• Gold climbs 0.54% and reaches a two-week high of $2,378.
  • Higher-than-expected US jobless claims weaken US Dollar and stabilize Treasury yields.
  • Traders focus on upcoming Nonfarm Payrolls; forecasts suggest 185,000 new jobs with a 3.9% Unemployment Rate.

Gold hit a two-week high of $2,378 on Thursday after the US Bureau of Labor Statistics (BLS) announced weaker-than-expected jobs data that kept US Treasury bond yields virtually unchanged, a tailwind for the golden metal. The XAU/USD trades at $2,369, registering a gain of 0.54% after bouncing off weekly lows of $2,320.

US jobs data was one of the main drivers of the day after the BLS revealed that the number of Americans filing for unemployment benefits exceeded the consensus and the previous week's reading. In addition, the European Central Bank (ECB) decided to cut interest rates, which sent US Treasury yields climbing before paring its earlier gains.

The US 10-year benchmark is set to print weekly losses yet retreated from a daily high of 4.32% to 4.285% following the ECB’s decision. In the meantime, the US Dollar Index, which measures the Greenback’s performance against a basket of six currencies, dropped 0.12% to 104.14.

Following the latest US employment data, traders' focus shifts to Friday's May Nonfarm Payrolls report. Estimates suggest the economy will add 185,000 people to the workforce, above April’s 175,000. The Unemployment Rate is expected to be 3.9%, and Average Hourly Earnings are projected to remain unchanged at 3.9%.

Daily digest market movers: Gold price capitalizes on falling US Treasury yields

  • US Initial Jobless Claims for the week ending May 31 rose by 229,000, above estimates of 220,000 and the previous reading of 221,000
  • ADP Employment Change revealed that private US hiring in May rose by 152K, below estimates of 175K and missing April’s 188K.
  • Softer-than-expected Nonfarm Payrolls data could increase the odds of rate cuts by the Federal Reserve.
  • Data from the Chicago Board of Trade (CBOT) revealed that traders expect 39 basis points (bps) of interest rate cuts toward the end of 2024 via the December fed funds rate futures contract.
  • According to the CME FedWatch Tool, traders are currently pricing in a 57% chance of a rate cut in September.
  • Last week, the US Core Personal Consumption Expenditure Price Index (PCE), the Fed’s preferred inflation gauge, stabilized, boosting hopes for potential rate cuts.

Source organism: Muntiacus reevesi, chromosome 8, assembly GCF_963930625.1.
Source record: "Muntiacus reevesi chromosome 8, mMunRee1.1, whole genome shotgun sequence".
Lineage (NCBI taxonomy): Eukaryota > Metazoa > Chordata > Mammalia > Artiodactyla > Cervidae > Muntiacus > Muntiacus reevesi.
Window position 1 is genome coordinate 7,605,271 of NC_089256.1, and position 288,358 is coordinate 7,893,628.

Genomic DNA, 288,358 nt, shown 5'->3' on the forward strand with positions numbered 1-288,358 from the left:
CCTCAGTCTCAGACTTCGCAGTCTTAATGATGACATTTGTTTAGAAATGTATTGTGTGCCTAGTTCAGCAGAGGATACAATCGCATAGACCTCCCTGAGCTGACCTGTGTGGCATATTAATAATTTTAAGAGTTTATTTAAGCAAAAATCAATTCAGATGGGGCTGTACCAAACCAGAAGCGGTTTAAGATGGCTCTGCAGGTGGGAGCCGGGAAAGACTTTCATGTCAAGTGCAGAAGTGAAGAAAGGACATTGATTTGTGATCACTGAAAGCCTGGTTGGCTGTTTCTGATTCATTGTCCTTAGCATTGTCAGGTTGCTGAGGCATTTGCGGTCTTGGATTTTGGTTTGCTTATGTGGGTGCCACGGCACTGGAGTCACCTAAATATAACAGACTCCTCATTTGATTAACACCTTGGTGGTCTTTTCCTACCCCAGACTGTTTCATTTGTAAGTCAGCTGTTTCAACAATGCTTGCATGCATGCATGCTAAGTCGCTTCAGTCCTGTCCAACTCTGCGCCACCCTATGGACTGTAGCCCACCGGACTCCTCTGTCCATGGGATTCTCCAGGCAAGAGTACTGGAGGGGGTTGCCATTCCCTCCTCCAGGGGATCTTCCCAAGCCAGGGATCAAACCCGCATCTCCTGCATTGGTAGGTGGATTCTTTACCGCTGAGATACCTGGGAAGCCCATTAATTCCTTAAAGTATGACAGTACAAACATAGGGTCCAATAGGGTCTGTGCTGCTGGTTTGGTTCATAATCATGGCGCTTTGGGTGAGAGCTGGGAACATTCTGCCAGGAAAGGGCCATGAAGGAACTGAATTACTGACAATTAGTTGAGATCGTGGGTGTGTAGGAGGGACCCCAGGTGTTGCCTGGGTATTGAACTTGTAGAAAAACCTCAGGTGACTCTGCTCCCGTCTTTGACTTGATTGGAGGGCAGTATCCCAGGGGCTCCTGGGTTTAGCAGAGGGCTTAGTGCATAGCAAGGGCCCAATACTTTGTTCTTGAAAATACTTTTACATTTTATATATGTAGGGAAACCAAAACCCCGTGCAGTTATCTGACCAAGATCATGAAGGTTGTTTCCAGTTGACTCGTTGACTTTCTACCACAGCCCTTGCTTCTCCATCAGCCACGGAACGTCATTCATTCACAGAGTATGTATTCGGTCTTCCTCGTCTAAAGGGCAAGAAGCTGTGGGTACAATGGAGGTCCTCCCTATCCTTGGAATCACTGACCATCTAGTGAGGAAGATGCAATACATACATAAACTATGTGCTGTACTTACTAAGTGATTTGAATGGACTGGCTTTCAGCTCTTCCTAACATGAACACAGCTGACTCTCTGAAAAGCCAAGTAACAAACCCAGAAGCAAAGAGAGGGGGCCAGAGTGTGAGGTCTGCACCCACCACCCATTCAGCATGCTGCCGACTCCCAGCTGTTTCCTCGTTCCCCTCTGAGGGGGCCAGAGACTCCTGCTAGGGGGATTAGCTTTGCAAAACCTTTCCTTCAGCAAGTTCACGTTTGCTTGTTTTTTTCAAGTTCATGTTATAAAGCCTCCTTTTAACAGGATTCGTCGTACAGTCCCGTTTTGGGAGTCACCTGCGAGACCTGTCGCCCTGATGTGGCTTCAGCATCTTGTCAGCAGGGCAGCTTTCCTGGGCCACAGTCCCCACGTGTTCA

Technical analysis: Gold price shedges higher above $2,350

Gold extended its rally after consolidating within the $2,320 to $2,360 region, but buyers cracking the top of the range opened the door for further gains. Momentum remains on the buyers' side as the Relative Strength Index (RSI) remains bullish.

On further strength, XAU/USD's next resistance would be $2,400, followed by the year-to-date high of $2,450. Conversely, if Gold slips below $2,350, the next support would be the 50-day Simple Moving Average (SMA) of $2,337. The next stop would be the May 8 low of $2,303, followed by the May 3 cycle low of $2,277.

Gold FAQs

Gold has played a key role in human’s history as it has been widely used as a store of value and medium of exchange. Currently, apart from its shine and usage for jewelry, the precious metal is widely seen as a safe-haven asset, meaning that it is considered a good investment during turbulent times. Gold is also widely seen as a hedge against inflation and against depreciating currencies as it doesn’t rely on any specific issuer or government.

Central banks are the biggest Gold holders. In their aim to support their currencies in turbulent times, central banks tend to diversify their reserves and buy Gold to improve the perceived strength of the economy and the currency. High Gold reserves can be a source of trust for a country’s solvency. Central banks added 1,136 tonnes of Gold worth around $70 billion to their reserves in 2022, according to data from the World Gold Council. This is the highest yearly purchase since records began. Central banks from emerging economies such as China, India and Turkey are quickly increasing their Gold reserves.

Gold has an inverse correlation with the US Dollar and US Treasuries, which are both major reserve and safe-haven assets. When the Dollar depreciates, Gold tends to rise, enabling investors and central banks to diversify their assets in turbulent times. Gold is also inversely correlated with risk assets. A rally in the stock market tends to weaken Gold price, while sell-offs in riskier markets tend to favor the precious metal.

The price can move due to a wide range of factors. Geopolitical instability or fears of a deep recession can quickly make Gold price escalate due to its safe-haven status. As a yield-less asset, Gold tends to rise with lower interest rates, while higher cost of money usually weighs down on the yellow metal. Still, most moves depend on how the US Dollar (USD) behaves as the asset is priced in dollars (XAU/USD). A strong Dollar tends to keep the price of Gold controlled, whereas a weaker Dollar is likely to push Gold prices up.

 

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